Title:
Methods of Forming Wrapped Yarns and Ropes Having Predetermined Surface Characteristics
Kind Code:
A1


Abstract:
A plurality of first fibers and a plurality of second fibers are provided. A coefficient of friction of the second fibers is greater than a coefficient of friction of the first fibers. Abrasion resistance characteristics of the second fibers are greater than abrasion resistance properties of the first fibers. A gripping ability of the second fibers is greater than a gripping ability of the first fibers. The first fibers and the second fibers are passed through a convergence duct such that the first fibers pick up the second fibers. A false twist is imparted to the combination of the plurality of first fibers and the plurality of second fibers. The false twist is removed from the combination of the plurality of first fibers and the plurality of second fibers to form the blended yarn.



Inventors:
Gilmore, Justin (Lafayette, LA, US)
O'neal, David E. (Lafayette, LA, US)
Stenvers, Danielle D. (Ferndale, WA, US)
Chou, Chia-te (Bellingham, WA, US)
Bryant, Ronald L. (Lafayette, LA, US)
Mccorkle, Eric W. (Bellingham, WA, US)
Application Number:
15/225685
Publication Date:
12/29/2016
Filing Date:
08/01/2016
Assignee:
Samson Rope Technologies (Ferndale, WA, US)
Primary Class:
International Classes:
D02G3/38; D02G3/04; D02G3/44; D07B1/02; D07B5/00; D07B5/06
View Patent Images:
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20130220104PROTECTIVE TUBEAugust, 2013Relats Casas et al.
20110111200ABRASION RESISTANT FABRICMay, 2011Schneiders et al.
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20150147379MEDICAL DEVICES AND METHODS OF MANUFACTURE THEREOFMay, 2015Albanna
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20150152593ROPE COMPRISING AT LEAST ONE FIBRILLATED FILM TAPEJune, 2015Darda et al.
20150345053COMPOSITE ROPE AND MESH NET MADE THEREFROMDecember, 2015Skarbovig et al.
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Primary Examiner:
HURLEY, SHAUN R
Attorney, Agent or Firm:
Schacht Law Office, Inc. (BELLINGHAM, WA, US)
Claims:
What is claimed is:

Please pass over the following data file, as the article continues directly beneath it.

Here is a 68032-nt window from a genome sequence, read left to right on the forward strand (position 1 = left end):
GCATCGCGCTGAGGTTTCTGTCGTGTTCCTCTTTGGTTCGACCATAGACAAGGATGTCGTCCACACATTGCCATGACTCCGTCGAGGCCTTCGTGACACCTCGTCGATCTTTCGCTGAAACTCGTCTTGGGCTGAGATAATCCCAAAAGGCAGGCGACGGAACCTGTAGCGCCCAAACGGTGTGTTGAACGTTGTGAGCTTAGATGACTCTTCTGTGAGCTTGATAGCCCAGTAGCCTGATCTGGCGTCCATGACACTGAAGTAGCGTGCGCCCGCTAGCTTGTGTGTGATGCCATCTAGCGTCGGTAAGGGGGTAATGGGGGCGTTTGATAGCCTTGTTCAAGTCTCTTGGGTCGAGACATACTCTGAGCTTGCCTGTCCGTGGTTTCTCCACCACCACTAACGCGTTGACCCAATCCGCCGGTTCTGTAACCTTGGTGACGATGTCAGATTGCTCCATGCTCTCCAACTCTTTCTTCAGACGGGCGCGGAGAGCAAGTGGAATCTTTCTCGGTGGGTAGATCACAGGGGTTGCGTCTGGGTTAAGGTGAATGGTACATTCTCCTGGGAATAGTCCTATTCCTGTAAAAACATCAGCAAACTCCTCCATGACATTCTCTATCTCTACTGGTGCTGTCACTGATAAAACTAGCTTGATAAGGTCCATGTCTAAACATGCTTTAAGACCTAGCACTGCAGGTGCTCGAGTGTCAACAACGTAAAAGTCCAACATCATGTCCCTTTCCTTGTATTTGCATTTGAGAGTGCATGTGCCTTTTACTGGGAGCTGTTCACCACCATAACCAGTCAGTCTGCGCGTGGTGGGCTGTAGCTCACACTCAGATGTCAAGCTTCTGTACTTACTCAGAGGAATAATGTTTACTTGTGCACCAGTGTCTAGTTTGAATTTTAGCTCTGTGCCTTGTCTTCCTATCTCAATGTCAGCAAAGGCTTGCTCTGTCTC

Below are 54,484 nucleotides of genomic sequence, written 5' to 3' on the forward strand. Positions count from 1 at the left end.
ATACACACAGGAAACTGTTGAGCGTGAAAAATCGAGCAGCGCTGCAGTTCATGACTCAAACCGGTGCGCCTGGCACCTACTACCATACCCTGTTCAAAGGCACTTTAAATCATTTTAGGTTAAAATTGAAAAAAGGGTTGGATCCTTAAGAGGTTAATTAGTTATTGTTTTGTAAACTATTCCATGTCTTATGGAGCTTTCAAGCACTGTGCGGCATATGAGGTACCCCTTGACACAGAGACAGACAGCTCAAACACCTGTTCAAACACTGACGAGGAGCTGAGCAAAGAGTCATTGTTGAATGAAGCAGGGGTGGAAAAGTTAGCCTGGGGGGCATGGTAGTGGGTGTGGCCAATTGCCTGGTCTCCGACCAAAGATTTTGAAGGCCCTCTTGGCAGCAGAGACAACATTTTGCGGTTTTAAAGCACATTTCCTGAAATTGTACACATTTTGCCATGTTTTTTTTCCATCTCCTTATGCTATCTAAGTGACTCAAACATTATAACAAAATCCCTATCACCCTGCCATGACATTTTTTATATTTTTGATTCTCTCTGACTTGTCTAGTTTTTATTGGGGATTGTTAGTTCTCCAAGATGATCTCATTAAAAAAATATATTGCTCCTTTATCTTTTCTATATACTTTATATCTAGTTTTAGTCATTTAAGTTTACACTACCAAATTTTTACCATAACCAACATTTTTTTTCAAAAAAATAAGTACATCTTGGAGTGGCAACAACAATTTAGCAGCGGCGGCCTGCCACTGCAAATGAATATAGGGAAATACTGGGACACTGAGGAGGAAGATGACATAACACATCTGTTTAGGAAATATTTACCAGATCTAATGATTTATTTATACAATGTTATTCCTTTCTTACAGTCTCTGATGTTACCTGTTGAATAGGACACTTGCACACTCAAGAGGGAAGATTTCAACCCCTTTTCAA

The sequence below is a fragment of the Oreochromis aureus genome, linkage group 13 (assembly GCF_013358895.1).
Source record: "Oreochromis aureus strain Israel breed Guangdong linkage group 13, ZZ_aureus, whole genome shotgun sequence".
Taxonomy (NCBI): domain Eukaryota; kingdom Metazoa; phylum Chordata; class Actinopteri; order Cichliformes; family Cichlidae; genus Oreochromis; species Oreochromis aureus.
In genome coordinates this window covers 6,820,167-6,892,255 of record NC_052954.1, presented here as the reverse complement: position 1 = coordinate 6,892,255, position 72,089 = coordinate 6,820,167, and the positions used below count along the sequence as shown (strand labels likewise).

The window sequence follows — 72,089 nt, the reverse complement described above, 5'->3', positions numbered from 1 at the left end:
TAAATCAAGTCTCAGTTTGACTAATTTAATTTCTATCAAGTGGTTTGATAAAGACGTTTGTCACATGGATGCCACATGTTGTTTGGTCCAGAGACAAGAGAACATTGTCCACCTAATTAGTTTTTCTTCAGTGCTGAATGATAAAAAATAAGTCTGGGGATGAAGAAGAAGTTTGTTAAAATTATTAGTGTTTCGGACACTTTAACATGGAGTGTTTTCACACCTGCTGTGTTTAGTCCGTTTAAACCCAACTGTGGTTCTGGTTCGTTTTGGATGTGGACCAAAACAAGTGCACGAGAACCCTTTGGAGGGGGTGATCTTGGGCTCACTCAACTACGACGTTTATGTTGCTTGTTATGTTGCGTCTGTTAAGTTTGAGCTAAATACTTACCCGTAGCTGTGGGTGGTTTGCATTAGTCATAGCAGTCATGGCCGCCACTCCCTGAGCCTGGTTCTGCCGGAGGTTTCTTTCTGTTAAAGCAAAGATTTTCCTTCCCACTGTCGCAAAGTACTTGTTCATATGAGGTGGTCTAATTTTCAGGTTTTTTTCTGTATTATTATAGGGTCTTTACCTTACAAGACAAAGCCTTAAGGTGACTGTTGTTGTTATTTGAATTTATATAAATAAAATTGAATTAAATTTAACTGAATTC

1. A method of forming a blended yarn comprising the steps of: providing a plurality of first fibers, where the first fibers are sized to extend along a length of the blended yarn; and providing a plurality of second fibers, where the second fibers are sized to extend only partly along a length of the blended yarn, a coefficient of friction of the second fibers is greater than a coefficient of friction of the first fibers, abrasion resistance characteristics of the second fibers are greater than abrasion resistance properties of the first fibers, and a gripping ability of the second fibers is greater than a gripping ability of the first fibers; forming a combination of the plurality of first fibers and the plurality of second fibers by passing the plurality of first fibers and the plurality of second fibers through a convergence duct such that the first fibers pick up the second fibers; imparting a false twist to the combination of the plurality of first fibers and the plurality of second fibers by passing the combination of the plurality of first fibers and the plurality of second fibers through a false-twisting device; removing the false twist from the combination of the plurality of first fibers and the plurality of second fibers to form the blended yarn.

2. A method as recited in claim 1, in which at least a portion of the second fibers are engaged with and extend from the plurality of first fibers to define surface characteristics of the blended yarn.

3. A method as recited in claim 1, in which step of forming the combination of the plurality of first fibers and the plurality of second fibers comprises the step of arranging the second fibers to at least partly surround the first fibers.

4. A method as recited in claim 1, in which step of forming the combination of the plurality of first fibers and the plurality of second fibers comprises the step of forming a core comprising the first fibers, where the second fibers surround the first fibers.

5. A method as recited in claim 1, in which the second fibers comprise at least one fiber selected from the group of fibers consisting of polyester, nylon, Aramid, LCP, and HMPE fibers.

6. A method as recited in claim 1, in which the second fibers are polyester fibers.

7. A method as recited in claim 6, in which the blended yarn comprises about sixty to eighty percent by weight of the first fibers and about twenty to forty percent by weight of the second fibers.

8. A method as recited in claim 1, in which the second fibers are LCP and Aramid fibers.